Crystal-Well, as we have already talked about, Good Morning, God Loves You isn't even a month old yet. So that's still my new baby. But I have, what do I have coming out next? Next year, 2024, I have a new Bible storybook coming out. I co-authored it with one of my author friends the stories are all gonna focus on compassion. They're gonna, we're pulling Bible stories that deal with compassion, either God's compassion with his people, or like the Good Samaritan, or stories where people show compassion to others. So I'm excited about that. That's a little bit different from something I've done before, and it's with end-game press excited about that. And then my daughter and I just completed an Easter story for Tyndale. One of our books, man, it's been quite a few years already now, is M is for the manager. And it's still out there. It tells, it uses the alphabet to tell the Christmas story in chronological order, which has not been done before, at least to our knowledge. And so Tindil is our publisher for that, and they came to us and they said, we'd like you to use the same concept where you use the alphabet and tell the Easter story in chronological order. That was challenging, but we felt the Holy I can do this on my own, you know, without the help of the Holy Spirit. And you know, when God calls us, he also equips us. So we worked on that and now it's in the hands of an illustrator. It won't be out in time for this next Easter. It's a little bit too much of a crunch to get it out. So it would be 2025, which seems so far away, but it's probably not. So.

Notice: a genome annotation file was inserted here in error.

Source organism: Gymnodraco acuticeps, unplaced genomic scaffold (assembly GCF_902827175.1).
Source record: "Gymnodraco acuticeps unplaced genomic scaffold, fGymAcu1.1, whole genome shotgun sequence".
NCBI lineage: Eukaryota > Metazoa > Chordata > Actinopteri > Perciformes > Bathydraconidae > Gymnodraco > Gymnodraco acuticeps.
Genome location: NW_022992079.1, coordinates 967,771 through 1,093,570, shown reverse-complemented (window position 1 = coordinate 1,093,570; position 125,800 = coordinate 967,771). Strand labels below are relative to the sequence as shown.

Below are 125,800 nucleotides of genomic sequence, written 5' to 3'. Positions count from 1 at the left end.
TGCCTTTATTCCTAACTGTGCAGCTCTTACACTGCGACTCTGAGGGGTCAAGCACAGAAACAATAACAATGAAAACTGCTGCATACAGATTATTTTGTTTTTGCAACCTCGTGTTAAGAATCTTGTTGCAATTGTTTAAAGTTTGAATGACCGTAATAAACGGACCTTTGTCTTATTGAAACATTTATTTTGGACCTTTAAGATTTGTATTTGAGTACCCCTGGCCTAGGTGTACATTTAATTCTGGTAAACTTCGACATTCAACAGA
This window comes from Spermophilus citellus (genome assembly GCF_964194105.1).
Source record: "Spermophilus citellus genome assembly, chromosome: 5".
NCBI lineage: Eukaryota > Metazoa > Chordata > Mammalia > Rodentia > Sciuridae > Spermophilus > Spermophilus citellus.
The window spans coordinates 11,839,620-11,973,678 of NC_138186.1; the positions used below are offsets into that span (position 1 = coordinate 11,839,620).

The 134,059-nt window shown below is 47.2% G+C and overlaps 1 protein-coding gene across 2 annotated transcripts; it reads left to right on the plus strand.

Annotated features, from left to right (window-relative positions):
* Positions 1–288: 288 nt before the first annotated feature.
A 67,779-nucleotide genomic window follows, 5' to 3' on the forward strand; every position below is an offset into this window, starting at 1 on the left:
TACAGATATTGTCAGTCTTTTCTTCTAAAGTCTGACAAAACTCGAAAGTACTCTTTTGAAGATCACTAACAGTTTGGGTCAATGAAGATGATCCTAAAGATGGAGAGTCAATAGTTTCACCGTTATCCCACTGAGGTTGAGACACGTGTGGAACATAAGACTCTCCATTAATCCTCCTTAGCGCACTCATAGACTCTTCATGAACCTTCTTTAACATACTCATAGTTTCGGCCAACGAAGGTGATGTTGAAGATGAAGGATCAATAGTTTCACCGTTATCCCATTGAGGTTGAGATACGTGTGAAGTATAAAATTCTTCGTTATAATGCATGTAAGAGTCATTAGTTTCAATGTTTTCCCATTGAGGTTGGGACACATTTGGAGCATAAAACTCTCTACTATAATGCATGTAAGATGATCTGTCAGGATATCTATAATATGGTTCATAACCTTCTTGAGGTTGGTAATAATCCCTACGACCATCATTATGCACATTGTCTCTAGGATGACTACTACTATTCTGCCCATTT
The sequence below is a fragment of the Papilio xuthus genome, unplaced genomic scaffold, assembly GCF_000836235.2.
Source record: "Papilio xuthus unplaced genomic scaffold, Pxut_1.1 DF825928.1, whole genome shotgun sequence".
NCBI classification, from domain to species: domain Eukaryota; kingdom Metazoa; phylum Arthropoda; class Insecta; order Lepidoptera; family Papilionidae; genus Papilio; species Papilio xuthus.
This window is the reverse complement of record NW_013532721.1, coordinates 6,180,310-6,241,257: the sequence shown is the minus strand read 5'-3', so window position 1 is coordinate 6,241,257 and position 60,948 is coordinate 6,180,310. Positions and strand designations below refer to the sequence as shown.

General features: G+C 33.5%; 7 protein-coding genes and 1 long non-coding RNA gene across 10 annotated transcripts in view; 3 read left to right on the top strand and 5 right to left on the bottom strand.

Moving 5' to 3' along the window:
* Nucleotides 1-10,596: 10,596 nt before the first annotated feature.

Valerie -Right. It'll be here before we know it.

 


Valerie Fentress and Crystal Bowman

Crystal - So working on that and then I'm also starting to do a lot of coaching. I love mentoring and coaching children's writers and I do some freelance editing for children's writers as well as a few publishing houses. So that's kind of fun to jump into that role and walk the side. Writers who have talent and they've got what it takes but they don't have 30 years of experience. So I love mentoring young writers and helping them, sharing my experience, and helping them learn and grow just like I had to do when I started.